In order to link the weather regime characterization of extremal transports to the wavenumber decomposition illustrated in Sect. 3.1, we focus on the zonal wavenumber effecting the largest share of the meridionalenergytransport anomaly. First, at each latitudinal band, for each assigned weather regime, in each season and for each tail of the distribution, we compute the contribution of each individual wavenumber to the meridionalenergytransport anomaly with respect to the average across the extreme events in the selected subset. Then, the dominant wavenumber for the specific event is assigned as the one whose contribution to the transport is largest. Finally, the average of the dominant wavenumbers across the subset of extreme events assigned to the specific regime and occurring at the selected latitudinal band is computed.
3.1 The PDFs of meridional energy transports and their wavenumber decomposition
We start our analysis by looking at the PDFs of the total and wavenumberdecomposed meridional energy transports and their extremes.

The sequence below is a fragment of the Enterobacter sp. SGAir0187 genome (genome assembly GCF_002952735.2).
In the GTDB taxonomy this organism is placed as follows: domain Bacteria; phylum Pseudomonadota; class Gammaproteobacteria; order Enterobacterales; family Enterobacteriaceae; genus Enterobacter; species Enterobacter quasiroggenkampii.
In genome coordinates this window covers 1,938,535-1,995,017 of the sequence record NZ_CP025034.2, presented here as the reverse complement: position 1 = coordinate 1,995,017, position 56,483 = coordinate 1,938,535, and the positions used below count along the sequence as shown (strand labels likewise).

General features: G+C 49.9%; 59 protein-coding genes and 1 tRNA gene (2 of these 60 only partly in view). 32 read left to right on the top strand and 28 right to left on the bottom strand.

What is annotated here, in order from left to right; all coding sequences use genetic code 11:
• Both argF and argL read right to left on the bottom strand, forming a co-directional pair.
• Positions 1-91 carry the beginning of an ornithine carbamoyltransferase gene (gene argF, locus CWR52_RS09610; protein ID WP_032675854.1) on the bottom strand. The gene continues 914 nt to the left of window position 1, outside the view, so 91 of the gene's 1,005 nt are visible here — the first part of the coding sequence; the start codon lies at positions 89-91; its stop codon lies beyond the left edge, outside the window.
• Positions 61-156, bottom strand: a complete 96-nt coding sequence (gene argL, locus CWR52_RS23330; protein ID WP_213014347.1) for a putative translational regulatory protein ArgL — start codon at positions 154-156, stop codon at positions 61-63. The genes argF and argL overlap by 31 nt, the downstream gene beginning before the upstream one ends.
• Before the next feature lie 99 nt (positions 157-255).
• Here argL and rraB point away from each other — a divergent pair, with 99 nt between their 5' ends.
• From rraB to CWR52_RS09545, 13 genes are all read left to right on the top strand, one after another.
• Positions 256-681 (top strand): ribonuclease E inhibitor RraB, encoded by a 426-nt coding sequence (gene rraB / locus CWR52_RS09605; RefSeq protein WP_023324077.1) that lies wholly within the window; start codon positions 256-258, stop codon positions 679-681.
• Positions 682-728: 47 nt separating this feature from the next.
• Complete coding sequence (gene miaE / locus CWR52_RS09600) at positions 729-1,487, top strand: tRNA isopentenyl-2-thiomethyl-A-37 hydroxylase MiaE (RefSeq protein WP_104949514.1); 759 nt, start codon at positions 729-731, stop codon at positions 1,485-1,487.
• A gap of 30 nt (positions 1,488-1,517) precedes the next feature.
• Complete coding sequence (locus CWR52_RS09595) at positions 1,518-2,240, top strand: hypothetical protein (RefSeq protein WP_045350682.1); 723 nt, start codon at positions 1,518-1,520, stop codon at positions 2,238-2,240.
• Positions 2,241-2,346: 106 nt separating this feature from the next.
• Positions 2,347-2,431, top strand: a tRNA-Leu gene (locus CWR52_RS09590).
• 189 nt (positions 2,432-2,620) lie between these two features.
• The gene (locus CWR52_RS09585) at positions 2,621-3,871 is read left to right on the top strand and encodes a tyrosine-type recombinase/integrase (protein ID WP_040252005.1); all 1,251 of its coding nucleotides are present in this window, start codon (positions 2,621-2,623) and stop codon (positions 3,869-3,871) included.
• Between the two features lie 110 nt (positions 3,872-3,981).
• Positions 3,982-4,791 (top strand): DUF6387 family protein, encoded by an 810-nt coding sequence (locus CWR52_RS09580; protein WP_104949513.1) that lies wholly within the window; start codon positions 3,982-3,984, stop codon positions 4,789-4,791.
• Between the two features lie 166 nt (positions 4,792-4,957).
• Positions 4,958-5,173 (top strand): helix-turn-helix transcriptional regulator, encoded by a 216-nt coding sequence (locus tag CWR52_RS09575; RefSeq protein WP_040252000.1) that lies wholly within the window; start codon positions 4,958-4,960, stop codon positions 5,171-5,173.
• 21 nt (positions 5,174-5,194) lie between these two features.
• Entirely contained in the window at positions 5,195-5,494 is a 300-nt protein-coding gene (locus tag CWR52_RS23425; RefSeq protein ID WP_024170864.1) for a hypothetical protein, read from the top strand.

The PDFs (filled contour plots) of the total zonally averaged meridional energy transport are computed for each latitude in the 30–60^{∘} latitudinal band, as shown in the top panels of Figs. 3 and 4 (for DJF and JJA, respectively). A normalization is performed across latitudes in order to evidence the diversity of ranges at different latitudes. In DJF, the PDF peaks at about 42.5^{∘} N, with a value of 6.5 × 10^{15} W; the mean of the PDF then decreases towards the higher latitudes. In JJA, the PDF shows a weaker variability across latitudes, with a mean and median value oscillating between 2.0 and 2.5 × 10^{15} W and a moderate decrease towards the high latitudes. PDFs in DJF are overall positively skewed, as shown in Fig. 5. The highest skewness (about 0.4) is at the equatorward edge of the midlatitudinal band, while the lowest skewness (0.2) is in proximity of the median peak of the total transport around 45^{∘} N. In JJA, the PDF is more skewed north of 40^{∘} N, with values ranging between 0.3 and 0.25, whereas it is more symmetric south of 35^{∘} N, with values of about 0.1. A positive skewness indicates that the PDFs are asymmetric, with a larger or longer tail of positive (“poleward”) than negative (“equatorward”) extremes. The skewness values are consistent with the eddy circulation in midlatitudes favoring intermittent, locally strong poleward transports that also have a signature in the zonally integrated transport (cf. Messori and Czaja, 2015; Marcheggiani et al., 2022).